Popular belief would have it that Senior Executives would only consider being coached by somebody external to the company. External coaches do have some significant benefits such as it’s their dedicated profession, confidentiality is king and they are very removed from the outcome (and can be objective). So how can Internal Coaching overcome some of these concerns?
According to Marshall Goldsmith and together with some work done at GE Capital, they found that Internal Coaches could work with senior executives if they met the following criteria:
The executive needs to be able to trust the coach whole heartedly that the contents of their discussions will remain between them. Any doubts in this regard and it will be a total waste of time and money; and a backward step for all involved.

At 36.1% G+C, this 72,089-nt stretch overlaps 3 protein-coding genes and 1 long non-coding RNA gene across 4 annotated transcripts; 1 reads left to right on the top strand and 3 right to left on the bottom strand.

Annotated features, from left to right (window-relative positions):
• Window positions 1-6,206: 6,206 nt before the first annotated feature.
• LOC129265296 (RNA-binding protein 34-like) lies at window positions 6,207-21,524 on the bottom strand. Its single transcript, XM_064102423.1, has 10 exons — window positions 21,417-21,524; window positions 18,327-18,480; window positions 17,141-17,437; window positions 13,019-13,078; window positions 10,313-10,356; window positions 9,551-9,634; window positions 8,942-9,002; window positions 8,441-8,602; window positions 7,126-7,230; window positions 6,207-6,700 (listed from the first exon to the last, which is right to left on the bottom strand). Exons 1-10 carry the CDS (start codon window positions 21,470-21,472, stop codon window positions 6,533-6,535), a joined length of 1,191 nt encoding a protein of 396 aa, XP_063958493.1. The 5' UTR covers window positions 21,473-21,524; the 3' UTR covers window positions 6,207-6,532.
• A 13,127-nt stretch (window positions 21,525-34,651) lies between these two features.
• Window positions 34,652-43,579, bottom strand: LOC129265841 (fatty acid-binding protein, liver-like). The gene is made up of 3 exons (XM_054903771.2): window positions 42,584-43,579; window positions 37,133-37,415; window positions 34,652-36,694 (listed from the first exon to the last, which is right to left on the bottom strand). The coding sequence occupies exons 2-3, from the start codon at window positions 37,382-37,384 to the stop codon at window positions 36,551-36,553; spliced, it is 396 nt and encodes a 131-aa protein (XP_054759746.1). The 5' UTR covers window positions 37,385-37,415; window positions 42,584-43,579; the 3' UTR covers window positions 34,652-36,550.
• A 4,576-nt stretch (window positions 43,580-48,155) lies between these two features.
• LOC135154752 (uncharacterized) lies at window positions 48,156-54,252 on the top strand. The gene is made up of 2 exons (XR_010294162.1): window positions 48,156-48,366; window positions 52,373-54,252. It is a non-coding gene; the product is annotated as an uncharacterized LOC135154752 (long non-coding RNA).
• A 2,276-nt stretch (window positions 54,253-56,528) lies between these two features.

The executive must believe that the coach has sufficient knowledge and experience to me able to relate to the issues and challenges brought forth. Not unlike the selection process for an external coach, the coach must be able to demonstrate this.
To coach people at the senior level requires business knowledge but also proficiency with the skills and tools of coaching. Often it is assumed just because you have read the books or you are a go to person that you can be a good coach. These are certainly key ingredients but to coach at the senior level requires that people have the competencies of a fully trained coach.
Coaching internally cannot be regarded merely as an adjunct to what is normally done. It needs to be an inclusive part of the individual’s job description and therefore the time (and supporting resources) made available to execute upon effectively. Internal coaches to senior staff must see this as one of their primary responsibilities.